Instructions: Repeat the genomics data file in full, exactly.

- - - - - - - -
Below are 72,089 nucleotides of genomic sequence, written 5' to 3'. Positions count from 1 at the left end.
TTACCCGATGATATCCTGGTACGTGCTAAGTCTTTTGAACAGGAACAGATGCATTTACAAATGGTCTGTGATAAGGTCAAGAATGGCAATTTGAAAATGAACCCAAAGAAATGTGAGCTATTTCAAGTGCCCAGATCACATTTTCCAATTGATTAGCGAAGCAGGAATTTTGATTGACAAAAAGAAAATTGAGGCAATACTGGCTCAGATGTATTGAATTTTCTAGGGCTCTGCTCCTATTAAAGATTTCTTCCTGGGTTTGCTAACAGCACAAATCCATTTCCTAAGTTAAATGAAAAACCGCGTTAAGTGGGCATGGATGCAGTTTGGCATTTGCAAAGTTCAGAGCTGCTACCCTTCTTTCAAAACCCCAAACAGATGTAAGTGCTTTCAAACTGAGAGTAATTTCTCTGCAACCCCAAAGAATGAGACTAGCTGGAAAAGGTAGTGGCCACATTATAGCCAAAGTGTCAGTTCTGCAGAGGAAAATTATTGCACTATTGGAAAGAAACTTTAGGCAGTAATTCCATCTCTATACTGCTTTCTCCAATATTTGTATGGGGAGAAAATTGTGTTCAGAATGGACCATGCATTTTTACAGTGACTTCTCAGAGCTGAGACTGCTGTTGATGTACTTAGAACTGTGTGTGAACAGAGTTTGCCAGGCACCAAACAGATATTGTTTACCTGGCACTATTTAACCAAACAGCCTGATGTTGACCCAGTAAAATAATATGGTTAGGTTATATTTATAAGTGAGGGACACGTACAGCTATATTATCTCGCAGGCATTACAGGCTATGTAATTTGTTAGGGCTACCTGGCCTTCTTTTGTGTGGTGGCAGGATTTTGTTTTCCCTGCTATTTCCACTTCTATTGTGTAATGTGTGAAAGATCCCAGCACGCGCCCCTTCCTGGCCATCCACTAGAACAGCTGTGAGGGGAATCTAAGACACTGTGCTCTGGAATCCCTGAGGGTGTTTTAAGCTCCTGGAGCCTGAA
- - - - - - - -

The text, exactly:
Below are 72,089 nucleotides of genomic sequence, written 5' to 3'. Positions count from 1 at the left end.
TTACCCGATGATATCCTGGTACGTGCTAAGTCTTTTGAACAGGAACAGATGCATTTACAAATGGTCTGTGATAAGGTCAAGAATGGCAATTTGAAAATGAACCCAAAGAAATGTGAGCTATTTCAAGTGCCCAGATCACATTTTCCAATTGATTAGCGAAGCAGGAATTTTGATTGACAAAAAGAAAATTGAGGCAATACTGGCTCAGATGTATTGAATTTTCTAGGGCTCTGCTCCTATTAAAGATTTCTTCCTGGGTTTGCTAACAGCACAAATCCATTTCCTAAGTTAAATGAAAAACCGCGTTAAGTGGGCATGGATGCAGTTTGGCATTTGCAAAGTTCAGAGCTGCTACCCTTCTTTCAAAACCCCAAACAGATGTAAGTGCTTTCAAACTGAGAGTAATTTCTCTGCAACCCCAAAGAATGAGACTAGCTGGAAAAGGTAGTGGCCACATTATAGCCAAAGTGTCAGTTCTGCAGAGGAAAATTATTGCACTATTGGAAAGAAACTTTAGGCAGTAATTCCATCTCTATACTGCTTTCTCCAATATTTGTATGGGGAGAAAATTGTGTTCAGAATGGACCATGCATTTTTACAGTGACTTCTCAGAGCTGAGACTGCTGTTGATGTACTTAGAACTGTGTGTGAACAGAGTTTGCCAGGCACCAAACAGATATTGTTTACCTGGCACTATTTAACCAAACAGCCTGATGTTGACCCAGTAAAATAATATGGTTAGGTTATATTTATAAGTGAGGGACACGTACAGCTATATTATCTCGCAGGCATTACAGGCTATGTAATTTGTTAGGGCTACCTGGCCTTCTTTTGTGTGGTGGCAGGATTTTGTTTTCCCTGCTATTTCCACTTCTATTGTGTAATGTGTGAAAGATCCCAGCACGCGCCCCTTCCTGGCCATCCACTAGAACAGCTGTGAGGGGAATCTAAGACACTGTGCTCTGGAATCCCTGAGGGTGTTTTAAGCTCCTGGAGCCTGAA